Jewish college students are more likely to oppose free speech — and that should scare us
One of the hallmarks of Jewish tradition is its intense focus on debate and disagreement. Unfortunately, it appears that this value is being lost on many of the nation’s younger Jews — namely those currently enrolled in colleges and universities.
A just-released survey from the Foundation for Individual Rights in Education captures the voices of over 37,000 students at 159 colleges and provides empirical insight into the current state of speech and expression on campus today. The picture is not good.
The data show that one-third of all students think trying to disrupt and shout down speakers when they visit campuses is sometimes or always acceptable. Among Jewish students surveyed, 40% reported feeling this way.
As for blocking other students from attending a campus speech and hearing potentially controversial ideas, 13% of students surveyed, and 18% of Jewish students, think this is sometimes or always acceptable.
Two-thirds of Jewish students — compared to just about half of students nationally — answered that blocking other students from attending a campus speech is justifiable.
These data suggest that Jewish students are more open to the idea of shutting down speech and the dissemination of ideas than other college students. How are we to understand these troubling findings?
Political identity is a good place to start. Like American Jews overall, Jewish college students tend to be Democrats. The data show that 54% of Jewish students surveyed identify as a Democrat, compared to 35% of students surveyed overall. When you include self-identifying Independents who lean Democratic, 67% of Jewish college students fall into the Democratic column compared to a lower national figure of 55%.
In this survey, identifying as a Democrat strongly correlates with espousing anti-free speech positions.
The data show that 81% of Democratic identifying Jewish students believe that there are cases when shouting down speakers is acceptable, compared to a much lower 59% of Jewish political independents and leaners and just 44% of Republicans.
Similarly, almost 60% of college Jewish Democrats maintain that blocking their peers from hearing the ideas of others can be justified, while slightly more than a third of Jewish Independents and leaners and a quarter of Jewish Republicans feel the same way.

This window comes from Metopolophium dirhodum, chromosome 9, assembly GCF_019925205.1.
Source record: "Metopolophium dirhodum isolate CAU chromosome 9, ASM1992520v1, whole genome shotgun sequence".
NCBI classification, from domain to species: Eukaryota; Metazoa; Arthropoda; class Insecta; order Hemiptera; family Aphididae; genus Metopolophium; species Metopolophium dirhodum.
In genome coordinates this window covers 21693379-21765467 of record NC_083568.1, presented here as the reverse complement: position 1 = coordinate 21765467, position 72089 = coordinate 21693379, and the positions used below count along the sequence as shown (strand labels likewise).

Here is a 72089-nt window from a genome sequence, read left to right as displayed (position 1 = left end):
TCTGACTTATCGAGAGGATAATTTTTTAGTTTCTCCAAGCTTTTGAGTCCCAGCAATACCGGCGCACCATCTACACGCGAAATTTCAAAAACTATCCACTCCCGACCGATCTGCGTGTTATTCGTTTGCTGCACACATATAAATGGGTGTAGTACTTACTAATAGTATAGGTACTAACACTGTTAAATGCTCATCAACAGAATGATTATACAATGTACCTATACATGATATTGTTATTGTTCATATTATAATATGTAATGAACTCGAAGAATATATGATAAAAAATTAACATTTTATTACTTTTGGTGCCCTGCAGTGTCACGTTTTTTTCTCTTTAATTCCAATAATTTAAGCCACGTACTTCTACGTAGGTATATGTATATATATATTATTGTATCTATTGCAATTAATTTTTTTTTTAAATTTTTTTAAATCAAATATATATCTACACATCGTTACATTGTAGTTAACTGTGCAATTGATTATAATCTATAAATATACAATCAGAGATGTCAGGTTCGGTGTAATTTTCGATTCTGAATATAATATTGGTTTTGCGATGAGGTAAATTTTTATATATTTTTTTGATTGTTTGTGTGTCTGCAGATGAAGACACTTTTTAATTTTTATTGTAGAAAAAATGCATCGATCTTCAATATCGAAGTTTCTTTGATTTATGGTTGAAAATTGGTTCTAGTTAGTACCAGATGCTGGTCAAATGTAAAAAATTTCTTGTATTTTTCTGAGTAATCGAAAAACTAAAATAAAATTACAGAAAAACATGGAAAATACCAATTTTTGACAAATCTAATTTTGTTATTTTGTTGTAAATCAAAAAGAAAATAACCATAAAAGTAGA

Most troublingly, 27% of Democratic students surveyed responded that it is acceptable to use violence to stop a campus speech, though the number is 22% for Jewish Independents and leaners and 17% for Jewish Republicans.
This data is deeply upsetting to me as a professor who has watched collegiate life change drastically over the past two decades. One of the great values of an American collegiate experience is that students have the chance to engage deeply with differing opinions. To this day, I am grateful for the cornucopia of people, traditions, views and cultures that I was able to engage with two decades ago when I, then a fairly conservative Jewish teenager, left the East Coast to attend Stanford University.
I would be lying if I said that there were no evenings in college when I felt hurt, misunderstood, shocked and angry when my ideas were challenged and came into conflict with others. But there were far more nights during which I was able to connect, learn and grow in ways unimaginable to me in high school. I certainly recall the frustrations and agony of being challenged, but I remember more powerfully the ecstasy of having my mind opened up to new ideas and changing my opinions when I heard someone or something new.
While I, along with significant numbers of other students, did not like nor agree with the ideas shared by many of the speakers we heard, their perspectives were always worth hearing and then debating late into the night.
Sadly, my undergraduate experience of being able to hear, respond to and then reject or accept a plethora of views is under threat. Today, cancel culture runs rampant on our college campuses, and viewpoint diversity is no longer considered a sacred, core value in higher education — and Jewish students seem to be helping lead the charge to silence others, missing out on genuine opportunities to learn, grow and connect.
Perhaps many Jewish students think that they occupy a noble place on the front lines of cancel culture in the spirit of social justice. But these progressive and woke impulses are misguided and ignore another equally important Jewish precept — real discourse which involves learning, listening and debate.
Discourse is so prized and cherished in Jewish thought and history that Judaism has sometimes been called a “culture of argument.” Jewish students — and all students for that matter — must recognize that true equity and inclusion must include viewpoint diversity, respect for real and meaningful political differences and outlooks and embracing a multitude of ideas — even if they make some members of the community uncomfortable.
Social justice values are certainly important, and a big part of Jewish thought. But they do not override the virtues of argument and respecting viewpoint diversity.
Both the Jewish community and our system of higher education have long embraced the idea that a competition of ideas is foundational to free and prosperous societies. The Jewish community cannot lose sight of one of our unique and virtuous features.
Instead of leading the charge to silence speech, our students should be doing just the opposite, demanding more speech and more ideas, not enforcing a culture of silence and cancellation.
Samuel J. Abrams is professor of politics at Sarah Lawrence College and a nonresident senior fellow at the American Enterprise Institute. To contact the author, email firstname.lastname@example.org.